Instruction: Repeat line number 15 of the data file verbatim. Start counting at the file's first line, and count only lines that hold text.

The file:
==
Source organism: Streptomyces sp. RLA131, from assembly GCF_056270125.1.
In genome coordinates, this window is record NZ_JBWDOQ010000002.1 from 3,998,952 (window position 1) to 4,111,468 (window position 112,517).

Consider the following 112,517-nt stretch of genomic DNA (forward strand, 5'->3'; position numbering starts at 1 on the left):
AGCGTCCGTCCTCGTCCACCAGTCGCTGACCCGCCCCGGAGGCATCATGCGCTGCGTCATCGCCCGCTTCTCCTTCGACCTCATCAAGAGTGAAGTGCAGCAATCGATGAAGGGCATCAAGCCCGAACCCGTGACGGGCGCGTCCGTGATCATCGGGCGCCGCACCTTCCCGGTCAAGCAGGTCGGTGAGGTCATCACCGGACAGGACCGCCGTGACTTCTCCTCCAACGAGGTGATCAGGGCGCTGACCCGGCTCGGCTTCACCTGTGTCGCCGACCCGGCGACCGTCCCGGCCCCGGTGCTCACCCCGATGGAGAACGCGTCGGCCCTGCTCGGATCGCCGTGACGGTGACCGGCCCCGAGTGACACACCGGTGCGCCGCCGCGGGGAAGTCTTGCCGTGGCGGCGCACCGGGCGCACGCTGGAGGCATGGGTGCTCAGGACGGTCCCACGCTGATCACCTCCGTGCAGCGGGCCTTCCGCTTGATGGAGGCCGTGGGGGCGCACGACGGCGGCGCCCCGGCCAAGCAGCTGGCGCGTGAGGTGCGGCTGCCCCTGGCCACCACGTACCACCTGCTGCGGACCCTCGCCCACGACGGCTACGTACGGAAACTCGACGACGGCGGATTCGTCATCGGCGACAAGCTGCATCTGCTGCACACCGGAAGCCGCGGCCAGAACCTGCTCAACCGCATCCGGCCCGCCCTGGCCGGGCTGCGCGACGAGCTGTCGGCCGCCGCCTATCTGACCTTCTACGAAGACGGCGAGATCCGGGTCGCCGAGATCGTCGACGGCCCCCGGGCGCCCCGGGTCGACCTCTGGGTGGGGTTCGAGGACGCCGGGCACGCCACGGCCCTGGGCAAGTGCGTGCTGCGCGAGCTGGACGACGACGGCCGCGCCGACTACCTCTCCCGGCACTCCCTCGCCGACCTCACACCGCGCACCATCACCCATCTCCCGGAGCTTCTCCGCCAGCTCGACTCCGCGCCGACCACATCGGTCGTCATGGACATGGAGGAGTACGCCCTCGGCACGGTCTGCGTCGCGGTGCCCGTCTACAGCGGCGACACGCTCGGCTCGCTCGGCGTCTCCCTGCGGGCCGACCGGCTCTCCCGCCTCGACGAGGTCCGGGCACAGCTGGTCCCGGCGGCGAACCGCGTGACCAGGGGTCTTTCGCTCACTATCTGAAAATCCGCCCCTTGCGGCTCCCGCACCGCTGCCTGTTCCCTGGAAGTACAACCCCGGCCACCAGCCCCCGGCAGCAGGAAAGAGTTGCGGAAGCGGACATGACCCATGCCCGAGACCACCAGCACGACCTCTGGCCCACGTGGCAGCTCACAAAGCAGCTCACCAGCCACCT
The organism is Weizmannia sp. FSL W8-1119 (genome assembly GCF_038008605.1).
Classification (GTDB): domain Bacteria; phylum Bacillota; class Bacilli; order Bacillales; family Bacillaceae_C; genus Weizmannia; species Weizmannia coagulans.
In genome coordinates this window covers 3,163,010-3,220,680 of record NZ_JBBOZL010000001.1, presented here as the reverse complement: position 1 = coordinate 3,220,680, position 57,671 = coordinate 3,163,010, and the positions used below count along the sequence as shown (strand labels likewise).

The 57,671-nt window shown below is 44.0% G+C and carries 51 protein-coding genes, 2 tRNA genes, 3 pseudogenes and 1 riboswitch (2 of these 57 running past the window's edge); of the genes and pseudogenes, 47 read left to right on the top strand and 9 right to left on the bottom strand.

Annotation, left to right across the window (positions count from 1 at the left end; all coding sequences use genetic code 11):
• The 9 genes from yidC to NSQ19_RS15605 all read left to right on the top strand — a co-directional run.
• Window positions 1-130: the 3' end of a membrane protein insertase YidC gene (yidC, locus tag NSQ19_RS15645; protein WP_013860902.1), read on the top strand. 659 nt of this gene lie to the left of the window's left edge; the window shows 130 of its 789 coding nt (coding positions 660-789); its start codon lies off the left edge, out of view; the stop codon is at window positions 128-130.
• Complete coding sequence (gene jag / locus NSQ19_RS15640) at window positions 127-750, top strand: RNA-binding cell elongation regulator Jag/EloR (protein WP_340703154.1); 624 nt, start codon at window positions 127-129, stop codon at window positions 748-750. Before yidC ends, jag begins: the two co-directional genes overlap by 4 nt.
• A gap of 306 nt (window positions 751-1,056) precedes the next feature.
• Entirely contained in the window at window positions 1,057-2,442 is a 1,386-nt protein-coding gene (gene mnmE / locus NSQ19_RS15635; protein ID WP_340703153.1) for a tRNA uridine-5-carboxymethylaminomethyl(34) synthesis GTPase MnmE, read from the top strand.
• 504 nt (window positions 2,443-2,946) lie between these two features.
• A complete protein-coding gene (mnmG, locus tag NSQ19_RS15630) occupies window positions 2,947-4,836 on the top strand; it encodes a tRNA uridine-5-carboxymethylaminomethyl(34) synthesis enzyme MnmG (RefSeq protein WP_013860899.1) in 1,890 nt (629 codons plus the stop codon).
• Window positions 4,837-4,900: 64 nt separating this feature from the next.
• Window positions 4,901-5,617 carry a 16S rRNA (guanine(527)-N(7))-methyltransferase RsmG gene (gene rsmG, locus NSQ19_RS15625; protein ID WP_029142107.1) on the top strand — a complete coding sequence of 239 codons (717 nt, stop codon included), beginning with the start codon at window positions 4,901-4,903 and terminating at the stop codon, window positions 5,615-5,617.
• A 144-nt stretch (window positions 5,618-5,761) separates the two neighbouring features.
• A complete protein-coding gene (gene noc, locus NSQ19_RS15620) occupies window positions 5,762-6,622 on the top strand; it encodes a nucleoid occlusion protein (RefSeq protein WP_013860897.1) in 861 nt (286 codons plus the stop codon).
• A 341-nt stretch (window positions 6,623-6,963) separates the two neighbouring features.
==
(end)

• 504 nt (window positions 2,443-2,946) lie between these two features.